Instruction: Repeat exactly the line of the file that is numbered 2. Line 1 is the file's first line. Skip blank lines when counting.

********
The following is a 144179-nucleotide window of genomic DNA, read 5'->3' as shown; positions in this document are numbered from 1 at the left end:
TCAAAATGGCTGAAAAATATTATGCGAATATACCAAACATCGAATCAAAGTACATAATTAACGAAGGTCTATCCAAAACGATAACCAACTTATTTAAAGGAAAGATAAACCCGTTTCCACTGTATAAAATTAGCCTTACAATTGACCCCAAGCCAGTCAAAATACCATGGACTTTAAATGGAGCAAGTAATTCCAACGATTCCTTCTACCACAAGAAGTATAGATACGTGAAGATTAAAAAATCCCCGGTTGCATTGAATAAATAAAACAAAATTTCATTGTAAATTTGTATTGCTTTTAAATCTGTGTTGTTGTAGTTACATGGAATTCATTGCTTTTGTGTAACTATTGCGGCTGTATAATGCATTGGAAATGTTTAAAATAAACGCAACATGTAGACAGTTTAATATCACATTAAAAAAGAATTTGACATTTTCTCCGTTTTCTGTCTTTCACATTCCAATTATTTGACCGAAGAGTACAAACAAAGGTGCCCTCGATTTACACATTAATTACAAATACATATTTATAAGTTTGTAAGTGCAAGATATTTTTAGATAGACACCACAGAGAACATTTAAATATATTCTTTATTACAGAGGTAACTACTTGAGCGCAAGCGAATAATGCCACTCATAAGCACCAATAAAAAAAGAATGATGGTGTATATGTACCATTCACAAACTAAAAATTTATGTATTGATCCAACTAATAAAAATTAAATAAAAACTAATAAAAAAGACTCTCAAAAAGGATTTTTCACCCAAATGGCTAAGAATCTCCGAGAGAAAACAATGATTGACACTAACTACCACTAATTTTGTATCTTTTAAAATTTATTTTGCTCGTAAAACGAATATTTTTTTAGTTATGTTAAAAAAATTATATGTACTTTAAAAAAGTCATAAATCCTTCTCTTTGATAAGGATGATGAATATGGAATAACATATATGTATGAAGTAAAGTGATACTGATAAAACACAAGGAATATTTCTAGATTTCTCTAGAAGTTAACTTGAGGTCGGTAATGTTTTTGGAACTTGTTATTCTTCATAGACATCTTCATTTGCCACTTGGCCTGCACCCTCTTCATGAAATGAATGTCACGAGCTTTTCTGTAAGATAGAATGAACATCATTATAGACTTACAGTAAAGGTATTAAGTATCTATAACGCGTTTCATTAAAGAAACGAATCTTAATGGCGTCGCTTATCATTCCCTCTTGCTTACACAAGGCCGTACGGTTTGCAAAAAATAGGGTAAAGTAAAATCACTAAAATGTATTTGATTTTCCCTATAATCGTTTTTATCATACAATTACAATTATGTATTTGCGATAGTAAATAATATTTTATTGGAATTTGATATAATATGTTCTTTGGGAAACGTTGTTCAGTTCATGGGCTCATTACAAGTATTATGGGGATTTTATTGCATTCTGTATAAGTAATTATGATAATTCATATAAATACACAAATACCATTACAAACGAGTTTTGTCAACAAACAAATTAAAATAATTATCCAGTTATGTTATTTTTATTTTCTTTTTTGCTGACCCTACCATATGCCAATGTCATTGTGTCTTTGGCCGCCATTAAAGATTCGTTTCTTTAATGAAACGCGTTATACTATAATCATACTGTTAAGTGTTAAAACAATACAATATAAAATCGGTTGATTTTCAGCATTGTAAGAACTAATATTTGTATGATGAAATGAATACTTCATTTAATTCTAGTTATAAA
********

TCAAAATGGCTGAAAAATATTATGCGAATATACCAAACATCGAATCAAAGTACATAATTAACGAAGGTCTATCCAAAACGATAACCAACTTATTTAAAGGAAAGATAAACCCGTTTCCACTGTATAAAATTAGCCTTACAATTGACCCCAAGCCAGTCAAAATACCATGGACTTTAAATGGAGCAAGTAATTCCAACGATTCCTTCTACCACAAGAAGTATAGATACGTGAAGATTAAAAAATCCCCGGTTGCATTGAATAAATAAAACAAAATTTCATTGTAAATTTGTATTGCTTTTAAATCTGTGTTGTTGTAGTTACATGGAATTCATTGCTTTTGTGTAACTATTGCGGCTGTATAATGCATTGGAAATGTTTAAAATAAACGCAACATGTAGACAGTTTAATATCACATTAAAAAAGAATTTGACATTTTCTCCGTTTTCTGTCTTTCACATTCCAATTATTTGACCGAAGAGTACAAACAAAGGTGCCCTCGATTTACACATTAATTACAAATACATATTTATAAGTTTGTAAGTGCAAGATATTTTTAGATAGACACCACAGAGAACATTTAAATATATTCTTTATTACAGAGGTAACTACTTGAGCGCAAGCGAATAATGCCACTCATAAGCACCAATAAAAAAAGAATGATGGTGTATATGTACCATTCACAAACTAAAAATTTATGTATTGATCCAACTAATAAAAATTAAATAAAAACTAATAAAAAAGACTCTCAAAAAGGATTTTTCACCCAAATGGCTAAGAATCTCCGAGAGAAAACAATGATTGACACTAACTACCACTAATTTTGTATCTTTTAAAATTTATTTTGCTCGTAAAACGAATATTTTTTTAGTTATGTTAAAAAAATTATATGTACTTTAAAAAAGTCATAAATCCTTCTCTTTGATAAGGATGATGAATATGGAATAACATATATGTATGAAGTAAAGTGATACTGATAAAACACAAGGAATATTTCTAGATTTCTCTAGAAGTTAACTTGAGGTCGGTAATGTTTTTGGAACTTGTTATTCTTCATAGACATCTTCATTTGCCACTTGGCCTGCACCCTCTTCATGAAATGAATGTCACGAGCTTTTCTGTAAGATAGAATGAACATCATTATAGACTTACAGTAAAGGTATTAAGTATCTATAACGCGTTTCATTAAAGAAACGAATCTTAATGGCGTCGCTTATCATTCCCTCTTGCTTACACAAGGCCGTACGGTTTGCAAAAAATAGGGTAAAGTAAAATCACTAAAATGTATTTGATTTTCCCTATAATCGTTTTTATCATACAATTACAATTATGTATTTGCGATAGTAAATAATATTTTATTGGAATTTGATATAATATGTTCTTTGGGAAACGTTGTTCAGTTCATGGGCTCATTACAAGTATTATGGGGATTTTATTGCATTCTGTATAAGTAATTATGATAATTCATATAAATACACAAATACCATTACAAACGAGTTTTGTCAACAAACAAATTAAAATAATTATCCAGTTATGTTATTTTTATTTTCTTTTTTGCTGACCCTACCATATGCCAATGTCATTGTGTCTTTGGCCGCCATTAAAGATTCGTTTCTTTAATGAAACGCGTTATACTATAATCATACTGTTAAGTGTTAAAACAATACAATATAAAATCGGTTGATTTTCAGCATTGTAAGAACTAATATTTGTATGATGAAATGAATACTTCATTTAATTCTAGTTATAAA